Database Performance: MySQL Percona Server 5.7.0

For database benchmarking we still base our testing on Percona server 5.7, an enhanced drop-in replacement for MySQL. But we have updated our SQL benchmarking once again. This time we use Sysbench 1.0.7, which is a lot more efficient than the previous 0.4 and 0.5 versions. As a result, the measured numbers are quite a bit higher, especially on the strongest systems. So you cannot compare this with any similar Sysbench-based benchmarking we have done before.

For our testing we used the read-only OLTP benchmark, which is slightly less realistic, but still much more interesting than most other Sysbench tests. This allows us to measure CPU performance without creating an I/O bottleneck.

Sysbench 1.0.7 on 8 tables

As expected, the EPYC 7601 can not deliver high database performance out of the box. A small database that can be mostly cached in the L3-cache is the worst case scenario for EPYC. That said, there are quite a few tuning opportunities on EPYC. According to AMD, if you enable Memory Interleaving, performance should rise a bit (+10-15%?). Unfortunately, a few days before our deadline our connection to the BMC failed, so we could not try it out. In a later article, we will go deeper into specific tuning for both platforms and test additional database systems.

Nevertheless, our point stands: out of the box is the EPYC CPU a rather mediocre transactional database CPU. With good tuning it is possible EPYC may pass the Xeon v4, but the 8176 is by far the champion here. It will be interesting to measure how EPYC compares in the non-transactional databases (Document stores, Key-value...) but transactional databases will remain Intel territory for now.

Sysbench 1.0.7 95th percentile response time

Typically when high response times were reported, this indicated low single threaded performance. However for EPYC this is not the case. We tested with a database that is quite a bit larger than the 8 MB L3-cache, and the high response time is probably a result of the L3-cache latency.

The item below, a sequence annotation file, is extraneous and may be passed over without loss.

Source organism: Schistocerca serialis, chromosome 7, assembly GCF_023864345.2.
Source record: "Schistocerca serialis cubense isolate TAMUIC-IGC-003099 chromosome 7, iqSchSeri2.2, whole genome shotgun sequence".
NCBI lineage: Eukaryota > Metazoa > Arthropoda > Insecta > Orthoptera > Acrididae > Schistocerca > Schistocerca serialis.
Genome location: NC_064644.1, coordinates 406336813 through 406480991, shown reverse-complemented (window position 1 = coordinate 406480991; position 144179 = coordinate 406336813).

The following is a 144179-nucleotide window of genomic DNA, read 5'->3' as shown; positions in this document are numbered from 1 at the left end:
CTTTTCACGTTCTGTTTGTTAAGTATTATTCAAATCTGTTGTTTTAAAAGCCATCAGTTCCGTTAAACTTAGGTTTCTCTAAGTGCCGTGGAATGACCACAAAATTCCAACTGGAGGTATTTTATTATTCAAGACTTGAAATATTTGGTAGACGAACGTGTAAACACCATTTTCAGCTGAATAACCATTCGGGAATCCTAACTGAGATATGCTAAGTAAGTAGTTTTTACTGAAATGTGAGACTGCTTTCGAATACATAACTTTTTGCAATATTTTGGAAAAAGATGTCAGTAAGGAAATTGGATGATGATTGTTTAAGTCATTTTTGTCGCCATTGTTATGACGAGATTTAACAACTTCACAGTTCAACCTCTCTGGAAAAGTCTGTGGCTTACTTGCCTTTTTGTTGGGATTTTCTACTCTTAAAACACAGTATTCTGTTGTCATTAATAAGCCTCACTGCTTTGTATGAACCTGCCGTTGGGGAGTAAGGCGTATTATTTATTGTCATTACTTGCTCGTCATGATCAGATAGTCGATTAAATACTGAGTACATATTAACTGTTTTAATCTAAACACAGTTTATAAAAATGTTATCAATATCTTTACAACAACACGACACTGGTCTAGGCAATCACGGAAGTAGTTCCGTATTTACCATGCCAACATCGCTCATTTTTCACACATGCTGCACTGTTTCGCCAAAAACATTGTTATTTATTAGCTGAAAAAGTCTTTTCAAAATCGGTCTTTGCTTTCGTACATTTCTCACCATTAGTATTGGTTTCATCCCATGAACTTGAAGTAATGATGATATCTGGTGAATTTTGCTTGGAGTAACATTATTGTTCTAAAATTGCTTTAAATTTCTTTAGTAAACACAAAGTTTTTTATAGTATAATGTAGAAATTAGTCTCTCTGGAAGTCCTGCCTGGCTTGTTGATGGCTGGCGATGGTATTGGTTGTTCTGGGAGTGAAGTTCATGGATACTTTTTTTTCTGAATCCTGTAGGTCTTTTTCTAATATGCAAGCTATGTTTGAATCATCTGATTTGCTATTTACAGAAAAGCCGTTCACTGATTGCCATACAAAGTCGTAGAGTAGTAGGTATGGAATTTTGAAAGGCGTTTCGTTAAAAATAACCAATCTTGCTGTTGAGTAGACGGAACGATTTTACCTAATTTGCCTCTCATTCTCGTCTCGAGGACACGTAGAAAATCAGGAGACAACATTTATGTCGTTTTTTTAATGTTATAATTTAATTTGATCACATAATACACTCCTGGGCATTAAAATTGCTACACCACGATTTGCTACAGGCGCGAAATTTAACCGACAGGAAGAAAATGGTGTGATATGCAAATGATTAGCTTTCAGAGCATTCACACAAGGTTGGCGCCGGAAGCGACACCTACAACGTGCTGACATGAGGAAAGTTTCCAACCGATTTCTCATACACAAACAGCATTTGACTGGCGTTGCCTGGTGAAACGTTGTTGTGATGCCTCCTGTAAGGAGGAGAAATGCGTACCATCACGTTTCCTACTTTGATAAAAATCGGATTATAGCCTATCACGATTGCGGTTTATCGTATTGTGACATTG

Multi-Threaded Integer Performance Java Performance
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  • TheOriginalTyan - Tuesday, July 11, 2017 - link

    Another nicely written article. This is going to be a very interesting next couple of months. Reply
  • coder543 - Tuesday, July 11, 2017 - link

    I'm curious about the database benchmarks. It sounds like the database is tiny enough to fit into L3? That seems like a... poor benchmark. Real world databases are gigabytes _at best_, and AMD's higher DRAM bandwidth would likely play to their favor in that scenario. It would be interesting to see different sizes of transactional databases tested, as well as some NoSQL databases. Reply
  • psychobriggsy - Tuesday, July 11, 2017 - link

    I wrote stuff about the active part of a larger database, but someone's put a terrible spam blocker on the comments system.

    Regardless, if you're buying 64C systems to run a DB on, you likely will have a dataset larger than L3, likely using a lot of the actual RAM in the system.
    Reply
  • roybotnik - Wednesday, July 12, 2017 - link

    Yea... we use about 120GB of RAM on the production DB that runs our primary user-facing app. The benchmark here is useless. Reply
  • haplo602 - Thursday, July 13, 2017 - link

    I do hope they elaborate on the DB benchmarks a bit more or do a separate article on it. Since this is a CPU article, I can see the point of using a small DB to fit into the cache, however that is useless as an actual DB test. It's more an int/IO test.

    I'd love to see a larger DB tested that can fit into the DRAM but is larger than available caches (32GB maybe ?).
    Reply
  • ddriver - Tuesday, July 11, 2017 - link

    We don't care about real world workloads here. We care about making intel look good. Well... at this point it is pretty much damage control. So let's lie to people that intel is at least better in one thing.

    Let me guess, the databse size was carefully chosen to NOT fit in a ryzen module's cache, but small enough to fit in intel's monolithic die cache?

    Brought to you by the self proclaimed "Most Trusted in Tech Since 1997" LOL
    Reply
  • Ian Cutress - Tuesday, July 11, 2017 - link

    I'm getting tweets saying this is a severely pro AMD piece. You are saying it's anti-AMD. ¯\_(ツ)_/¯ Reply
  • ddriver - Tuesday, July 11, 2017 - link

    Well, it is hard to please intel fanboys regardless of how much bias you give intel, considering the numbers.

    I did not see you deny my guess on the database size, so presumably it is correct then?
    Reply
  • ddriver - Tuesday, July 11, 2017 - link

    In the multicore 464.h264ref test we have 2670 vs 2680 for the xeon and epyc respectively. Considering that the epyc score is mathematically higher, howdoes it yield a negative zero?

    Granted, the difference is a mere 0.3% advantage for epyc, but it is still a positive number.
    Reply
  • Headley - Friday, July 14, 2017 - link

    I thought the exact same thing Reply

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